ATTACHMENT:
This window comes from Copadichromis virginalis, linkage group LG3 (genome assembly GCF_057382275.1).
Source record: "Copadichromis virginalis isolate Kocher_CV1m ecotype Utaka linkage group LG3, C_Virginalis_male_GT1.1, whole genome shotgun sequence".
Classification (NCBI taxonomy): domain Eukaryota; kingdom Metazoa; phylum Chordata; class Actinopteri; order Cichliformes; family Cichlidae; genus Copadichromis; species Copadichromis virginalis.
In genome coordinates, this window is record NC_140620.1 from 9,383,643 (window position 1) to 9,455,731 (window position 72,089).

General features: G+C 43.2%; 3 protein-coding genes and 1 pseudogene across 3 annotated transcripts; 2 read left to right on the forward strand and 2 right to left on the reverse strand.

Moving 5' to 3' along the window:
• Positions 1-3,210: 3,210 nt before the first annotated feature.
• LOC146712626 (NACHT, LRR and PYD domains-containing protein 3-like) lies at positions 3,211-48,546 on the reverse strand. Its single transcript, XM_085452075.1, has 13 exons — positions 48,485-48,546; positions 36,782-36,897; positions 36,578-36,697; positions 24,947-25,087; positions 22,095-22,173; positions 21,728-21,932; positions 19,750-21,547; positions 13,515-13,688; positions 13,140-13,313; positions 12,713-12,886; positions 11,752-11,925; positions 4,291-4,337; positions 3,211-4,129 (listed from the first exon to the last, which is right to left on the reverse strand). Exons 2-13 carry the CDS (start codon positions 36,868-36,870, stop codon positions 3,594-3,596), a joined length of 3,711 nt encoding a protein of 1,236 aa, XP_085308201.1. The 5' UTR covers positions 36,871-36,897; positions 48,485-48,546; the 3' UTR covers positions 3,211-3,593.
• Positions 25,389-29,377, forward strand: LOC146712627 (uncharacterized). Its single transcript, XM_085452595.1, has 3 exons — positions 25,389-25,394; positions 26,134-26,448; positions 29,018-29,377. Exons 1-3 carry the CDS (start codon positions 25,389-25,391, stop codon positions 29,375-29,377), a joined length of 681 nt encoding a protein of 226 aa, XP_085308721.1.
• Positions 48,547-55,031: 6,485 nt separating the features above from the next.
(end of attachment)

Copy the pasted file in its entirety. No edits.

This window comes from Copadichromis virginalis, linkage group LG3 (genome assembly GCF_057382275.1).
Source record: "Copadichromis virginalis isolate Kocher_CV1m ecotype Utaka linkage group LG3, C_Virginalis_male_GT1.1, whole genome shotgun sequence".
Classification (NCBI taxonomy): domain Eukaryota; kingdom Metazoa; phylum Chordata; class Actinopteri; order Cichliformes; family Cichlidae; genus Copadichromis; species Copadichromis virginalis.
In genome coordinates, this window is record NC_140620.1 from 9,383,643 (window position 1) to 9,455,731 (window position 72,089).

General features: G+C 43.2%; 3 protein-coding genes and 1 pseudogene across 3 annotated transcripts; 2 read left to right on the forward strand and 2 right to left on the reverse strand.

Moving 5' to 3' along the window:
• Positions 1-3,210: 3,210 nt before the first annotated feature.
• LOC146712626 (NACHT, LRR and PYD domains-containing protein 3-like) lies at positions 3,211-48,546 on the reverse strand. Its single transcript, XM_085452075.1, has 13 exons — positions 48,485-48,546; positions 36,782-36,897; positions 36,578-36,697; positions 24,947-25,087; positions 22,095-22,173; positions 21,728-21,932; positions 19,750-21,547; positions 13,515-13,688; positions 13,140-13,313; positions 12,713-12,886; positions 11,752-11,925; positions 4,291-4,337; positions 3,211-4,129 (listed from the first exon to the last, which is right to left on the reverse strand). Exons 2-13 carry the CDS (start codon positions 36,868-36,870, stop codon positions 3,594-3,596), a joined length of 3,711 nt encoding a protein of 1,236 aa, XP_085308201.1. The 5' UTR covers positions 36,871-36,897; positions 48,485-48,546; the 3' UTR covers positions 3,211-3,593.
• Positions 25,389-29,377, forward strand: LOC146712627 (uncharacterized). Its single transcript, XM_085452595.1, has 3 exons — positions 25,389-25,394; positions 26,134-26,448; positions 29,018-29,377. Exons 1-3 carry the CDS (start codon positions 25,389-25,391, stop codon positions 29,375-29,377), a joined length of 681 nt encoding a protein of 226 aa, XP_085308721.1.
• Positions 48,547-55,031: 6,485 nt separating the features above from the next.